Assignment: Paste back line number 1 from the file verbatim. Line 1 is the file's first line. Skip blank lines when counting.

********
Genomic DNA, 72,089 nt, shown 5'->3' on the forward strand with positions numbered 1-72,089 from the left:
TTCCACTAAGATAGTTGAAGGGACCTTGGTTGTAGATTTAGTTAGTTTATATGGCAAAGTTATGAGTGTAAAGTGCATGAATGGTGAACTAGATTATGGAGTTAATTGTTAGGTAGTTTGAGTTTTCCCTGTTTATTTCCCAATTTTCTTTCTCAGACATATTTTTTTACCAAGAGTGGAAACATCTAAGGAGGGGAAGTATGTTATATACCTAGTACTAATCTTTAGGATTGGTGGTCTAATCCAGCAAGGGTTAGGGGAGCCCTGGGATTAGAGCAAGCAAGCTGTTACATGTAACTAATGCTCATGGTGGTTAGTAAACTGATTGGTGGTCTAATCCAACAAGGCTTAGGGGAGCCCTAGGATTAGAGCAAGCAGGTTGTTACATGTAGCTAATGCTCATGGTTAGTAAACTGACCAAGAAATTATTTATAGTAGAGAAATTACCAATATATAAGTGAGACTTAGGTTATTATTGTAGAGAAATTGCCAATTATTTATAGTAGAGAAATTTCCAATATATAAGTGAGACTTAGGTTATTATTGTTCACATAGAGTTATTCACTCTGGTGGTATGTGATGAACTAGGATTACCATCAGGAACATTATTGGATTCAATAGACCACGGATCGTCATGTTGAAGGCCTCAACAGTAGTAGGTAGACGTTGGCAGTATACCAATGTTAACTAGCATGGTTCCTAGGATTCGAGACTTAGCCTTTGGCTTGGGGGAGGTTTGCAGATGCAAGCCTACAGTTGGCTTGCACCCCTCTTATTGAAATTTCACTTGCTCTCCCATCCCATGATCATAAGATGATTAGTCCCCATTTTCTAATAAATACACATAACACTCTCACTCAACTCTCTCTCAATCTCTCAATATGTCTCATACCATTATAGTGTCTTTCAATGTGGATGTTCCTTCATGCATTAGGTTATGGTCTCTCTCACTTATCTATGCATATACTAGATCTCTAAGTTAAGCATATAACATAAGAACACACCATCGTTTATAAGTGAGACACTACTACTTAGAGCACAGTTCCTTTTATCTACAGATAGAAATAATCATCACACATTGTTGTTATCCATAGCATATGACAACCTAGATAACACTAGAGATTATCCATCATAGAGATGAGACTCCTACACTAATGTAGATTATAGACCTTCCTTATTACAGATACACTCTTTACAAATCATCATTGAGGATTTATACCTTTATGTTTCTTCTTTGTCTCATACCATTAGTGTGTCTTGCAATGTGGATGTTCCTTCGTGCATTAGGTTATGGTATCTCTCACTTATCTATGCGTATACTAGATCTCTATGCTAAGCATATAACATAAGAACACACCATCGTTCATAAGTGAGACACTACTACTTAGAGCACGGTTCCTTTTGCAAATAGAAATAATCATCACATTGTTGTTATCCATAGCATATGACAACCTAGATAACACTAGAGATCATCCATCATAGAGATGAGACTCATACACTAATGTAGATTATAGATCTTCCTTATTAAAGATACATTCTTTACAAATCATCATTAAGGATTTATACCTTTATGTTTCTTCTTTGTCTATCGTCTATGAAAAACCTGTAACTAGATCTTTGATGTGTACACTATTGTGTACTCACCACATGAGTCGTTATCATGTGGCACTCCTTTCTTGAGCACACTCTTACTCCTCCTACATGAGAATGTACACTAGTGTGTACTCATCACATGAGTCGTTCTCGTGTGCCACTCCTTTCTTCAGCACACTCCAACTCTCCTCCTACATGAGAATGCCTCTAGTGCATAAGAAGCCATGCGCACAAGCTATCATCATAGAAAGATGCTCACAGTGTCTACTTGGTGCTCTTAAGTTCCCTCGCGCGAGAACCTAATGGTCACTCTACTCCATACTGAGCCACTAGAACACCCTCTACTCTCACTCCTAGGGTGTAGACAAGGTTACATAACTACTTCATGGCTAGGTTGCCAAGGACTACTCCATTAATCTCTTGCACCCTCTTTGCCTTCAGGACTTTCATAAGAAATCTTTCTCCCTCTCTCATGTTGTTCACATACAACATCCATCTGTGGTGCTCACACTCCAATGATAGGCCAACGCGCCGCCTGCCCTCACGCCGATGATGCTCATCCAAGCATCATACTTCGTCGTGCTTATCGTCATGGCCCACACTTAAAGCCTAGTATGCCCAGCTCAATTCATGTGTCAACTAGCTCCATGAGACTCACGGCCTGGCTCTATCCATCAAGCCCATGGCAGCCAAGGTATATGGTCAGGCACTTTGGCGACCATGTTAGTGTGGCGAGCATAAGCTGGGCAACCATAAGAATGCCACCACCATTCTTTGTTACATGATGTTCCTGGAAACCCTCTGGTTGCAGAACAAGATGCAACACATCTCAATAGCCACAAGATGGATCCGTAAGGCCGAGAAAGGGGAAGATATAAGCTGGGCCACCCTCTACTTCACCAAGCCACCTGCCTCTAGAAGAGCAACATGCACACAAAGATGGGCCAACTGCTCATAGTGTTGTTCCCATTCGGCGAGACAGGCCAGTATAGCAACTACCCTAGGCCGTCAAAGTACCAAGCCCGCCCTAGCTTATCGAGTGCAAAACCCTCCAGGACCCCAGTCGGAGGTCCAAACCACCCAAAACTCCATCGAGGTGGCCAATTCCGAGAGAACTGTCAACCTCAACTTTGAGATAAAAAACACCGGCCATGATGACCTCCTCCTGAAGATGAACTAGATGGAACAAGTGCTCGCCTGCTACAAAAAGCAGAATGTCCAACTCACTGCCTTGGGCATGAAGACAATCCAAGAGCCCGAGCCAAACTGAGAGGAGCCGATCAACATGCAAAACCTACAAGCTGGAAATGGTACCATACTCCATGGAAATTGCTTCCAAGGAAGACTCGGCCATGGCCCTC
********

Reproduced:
Genomic DNA, 72,089 nt, shown 5'->3' on the forward strand with positions numbered 1-72,089 from the left: